WATCH LIVE: Blackhawks at Penguins – Wednesday Night Rivalry

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    The latest edition of NBCSN’s Wednesday Night Rivalry presents quite the treat: the Chicago Blackhawks at the Pittsburgh Penguins.

    Both teams are at 103 standings points and each squad already punched a ticket to the playoffs. Even so, they’re dealing with mini-slumps that they’d like to work out tonight.

    For all we know, this could be a preview of what would be one extremely fun, high-profile 2017 Stanley Cup Final. Either way, it’s a showcase of two premiere franchises brimming with star power.

    You can watch on NBCSN, online and via NBC Sports App. Click here for the livestream.

    Yes, NHL will share protected, available player lists for expansion draft

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    We can debate all day how much the NHL, Vegas Golden Knights and others involved really want to do this, but they’re making the right choice with the expansion draft nonetheless. The league will make protected and available players lists available at the same time they’re shared with teams, according to NHL.com’s Nick Cotsonika.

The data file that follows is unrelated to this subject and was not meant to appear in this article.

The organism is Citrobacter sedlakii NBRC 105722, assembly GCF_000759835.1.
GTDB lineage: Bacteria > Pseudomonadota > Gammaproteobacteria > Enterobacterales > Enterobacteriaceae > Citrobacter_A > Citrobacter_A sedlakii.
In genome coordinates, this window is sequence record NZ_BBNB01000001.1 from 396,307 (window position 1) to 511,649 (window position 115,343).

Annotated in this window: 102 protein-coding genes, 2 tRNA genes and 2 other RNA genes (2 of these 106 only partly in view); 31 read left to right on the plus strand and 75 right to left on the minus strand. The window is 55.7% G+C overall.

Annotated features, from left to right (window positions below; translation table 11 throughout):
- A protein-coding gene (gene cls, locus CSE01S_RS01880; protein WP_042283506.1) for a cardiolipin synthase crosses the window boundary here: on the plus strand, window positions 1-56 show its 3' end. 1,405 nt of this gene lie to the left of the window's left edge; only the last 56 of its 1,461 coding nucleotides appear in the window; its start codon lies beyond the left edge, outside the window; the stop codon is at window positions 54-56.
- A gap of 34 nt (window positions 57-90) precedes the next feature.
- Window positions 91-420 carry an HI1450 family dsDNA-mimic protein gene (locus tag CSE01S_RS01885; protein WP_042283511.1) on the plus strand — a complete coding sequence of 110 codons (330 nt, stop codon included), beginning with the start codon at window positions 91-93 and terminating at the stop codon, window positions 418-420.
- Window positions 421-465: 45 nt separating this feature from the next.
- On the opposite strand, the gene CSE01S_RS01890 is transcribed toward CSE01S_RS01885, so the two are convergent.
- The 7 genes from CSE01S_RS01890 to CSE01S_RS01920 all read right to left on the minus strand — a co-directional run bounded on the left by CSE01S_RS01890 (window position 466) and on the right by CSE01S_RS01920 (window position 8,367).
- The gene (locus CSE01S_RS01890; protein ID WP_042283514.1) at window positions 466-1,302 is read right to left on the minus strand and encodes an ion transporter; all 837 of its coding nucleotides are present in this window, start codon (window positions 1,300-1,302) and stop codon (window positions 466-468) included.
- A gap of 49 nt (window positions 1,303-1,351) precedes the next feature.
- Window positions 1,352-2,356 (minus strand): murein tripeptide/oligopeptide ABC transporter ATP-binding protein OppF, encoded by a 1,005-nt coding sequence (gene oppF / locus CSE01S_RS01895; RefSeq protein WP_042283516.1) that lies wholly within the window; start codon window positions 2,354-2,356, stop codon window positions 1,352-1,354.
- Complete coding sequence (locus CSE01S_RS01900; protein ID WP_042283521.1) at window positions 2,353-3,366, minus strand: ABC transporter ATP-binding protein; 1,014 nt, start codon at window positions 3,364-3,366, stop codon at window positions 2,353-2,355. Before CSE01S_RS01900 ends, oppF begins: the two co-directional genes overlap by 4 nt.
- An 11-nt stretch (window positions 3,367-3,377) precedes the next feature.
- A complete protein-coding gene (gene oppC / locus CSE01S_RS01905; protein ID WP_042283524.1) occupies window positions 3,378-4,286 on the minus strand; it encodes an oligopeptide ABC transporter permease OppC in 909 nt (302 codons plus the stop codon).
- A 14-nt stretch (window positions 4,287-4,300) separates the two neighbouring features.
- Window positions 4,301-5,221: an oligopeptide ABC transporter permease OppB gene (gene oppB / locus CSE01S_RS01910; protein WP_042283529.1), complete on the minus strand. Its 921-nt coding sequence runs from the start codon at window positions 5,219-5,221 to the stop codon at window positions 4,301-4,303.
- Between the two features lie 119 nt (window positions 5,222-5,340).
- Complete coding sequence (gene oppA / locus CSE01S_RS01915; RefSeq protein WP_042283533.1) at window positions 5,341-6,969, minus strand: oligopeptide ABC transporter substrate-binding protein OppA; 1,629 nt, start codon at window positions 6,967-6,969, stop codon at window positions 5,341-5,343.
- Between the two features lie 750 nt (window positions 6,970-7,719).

(The NHL tweeted out as much, too.)

    Could this lead to feelings being hurt or perhaps even certain sneaky deals being scuttled? Perhaps, but those are headaches that management should be expected to absorb.

    The bottom line is that an expansion draft is a dream come true for armchair GMs, rumor enthusiasts, fantasy sports fans and … really, just about anyone interested in hockey. It would be a bewildering decision to try to keep all of this information locked down, even for a league that frequently garners a reputation for choosing comfort over entertainment value.

    Cotsonika reports that such lists will probably be made available on June 18, though that isn’t set in stone. NHL.com’s Dan Rosen also backs this up as a possible date.

    (If you’re the type to take off work if a trade deadline was exciting, you might want to start drumming up excuses/putting aside vacation time/practicing your best “I’m sick” voice just in case …)

    Cap Friendly provides a handy timeline for the expansion draft process: